The Fell is tagged as a debut novel by Robert Jenkins and RedDoor Publishing, but the quality of its craftwork suggests otherwise.  I would like  to know more about the author but his bio tells us little.

The Fell reads like a classic of literary fiction, a rite of passage that stands testing against any previous work. I suspect, in time, if it finds its feet,  it will rank alongside the likes of The Catcher in the Rye and Lord of the Flies. Actually, for readers today, this will eclipse them. They are vanilla in comparison.

To be fair, in comparison Fight Club is tame and One Flew Over the Cuckoos Nest is set in a normal and well-run institution.

The Fell reeks of lived experience and is in places harsh, brutal and disturbing, but also poetic, subtle, tender and clever. I suspect for many readers it will be almost too subtle, an entire life-changing event is distilled into a single line. “I let him have me all”, is all we hear about the boy narrator’s first experience of homosexuality. A line referencing a hilariously inappropriate folk song catches you unawares until it percolates and then stuns with how very appropriate it really is. His view of old people in a park is heartbreakingly on the money.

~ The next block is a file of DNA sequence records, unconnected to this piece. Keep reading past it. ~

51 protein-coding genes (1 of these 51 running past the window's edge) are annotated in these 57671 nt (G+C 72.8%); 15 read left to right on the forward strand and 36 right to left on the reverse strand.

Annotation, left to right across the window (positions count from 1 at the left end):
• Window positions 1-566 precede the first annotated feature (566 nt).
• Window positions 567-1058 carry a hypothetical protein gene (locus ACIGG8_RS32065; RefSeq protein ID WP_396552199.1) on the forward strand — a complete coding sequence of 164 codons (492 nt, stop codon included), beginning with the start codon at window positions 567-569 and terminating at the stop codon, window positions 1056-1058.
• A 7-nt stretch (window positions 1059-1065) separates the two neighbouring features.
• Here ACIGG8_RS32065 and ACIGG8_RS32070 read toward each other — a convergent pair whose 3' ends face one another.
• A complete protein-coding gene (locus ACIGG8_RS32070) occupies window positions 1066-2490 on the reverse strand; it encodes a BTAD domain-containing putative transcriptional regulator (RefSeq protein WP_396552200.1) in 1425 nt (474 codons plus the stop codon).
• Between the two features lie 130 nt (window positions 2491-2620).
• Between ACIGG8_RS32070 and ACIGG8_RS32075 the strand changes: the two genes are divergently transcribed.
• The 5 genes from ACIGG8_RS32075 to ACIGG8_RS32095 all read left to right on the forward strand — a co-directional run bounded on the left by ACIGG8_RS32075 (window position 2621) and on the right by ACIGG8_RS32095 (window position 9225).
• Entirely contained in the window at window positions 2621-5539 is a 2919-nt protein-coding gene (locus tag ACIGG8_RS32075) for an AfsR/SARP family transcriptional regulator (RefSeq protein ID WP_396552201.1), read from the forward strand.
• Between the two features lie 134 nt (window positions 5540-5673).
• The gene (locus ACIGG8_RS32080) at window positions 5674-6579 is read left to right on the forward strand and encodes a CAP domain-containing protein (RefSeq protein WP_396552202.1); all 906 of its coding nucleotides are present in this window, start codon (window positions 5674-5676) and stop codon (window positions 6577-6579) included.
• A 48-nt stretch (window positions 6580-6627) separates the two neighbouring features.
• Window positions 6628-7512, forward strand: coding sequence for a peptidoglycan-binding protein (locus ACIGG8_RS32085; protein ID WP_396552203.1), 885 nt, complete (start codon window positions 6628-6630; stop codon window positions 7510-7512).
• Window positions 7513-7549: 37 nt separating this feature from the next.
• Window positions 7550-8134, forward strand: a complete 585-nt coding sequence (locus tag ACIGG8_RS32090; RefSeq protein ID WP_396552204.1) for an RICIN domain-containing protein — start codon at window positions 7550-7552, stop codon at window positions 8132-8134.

Sometimes confusion, honesty and raw experience are encapsulated in a single word and the simplicity of language used by the young character is employed perfectly.

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Woman in Law

Book Review
Shirley Smith: an examined life
by Sarah Gaitanos (Victoria University Press, $40). 464 pages.
Reviewed by Simon Nathan

ss-cover-001As the years pass, I have become less interested in reading fiction. Why bother to read made-up stories when the actions of real people are so fascinating and unpredictable? This new biography of Shirley Smith (1916-2007) is an example of an unusual life, skilfully narrated by Sarah Gaitanos.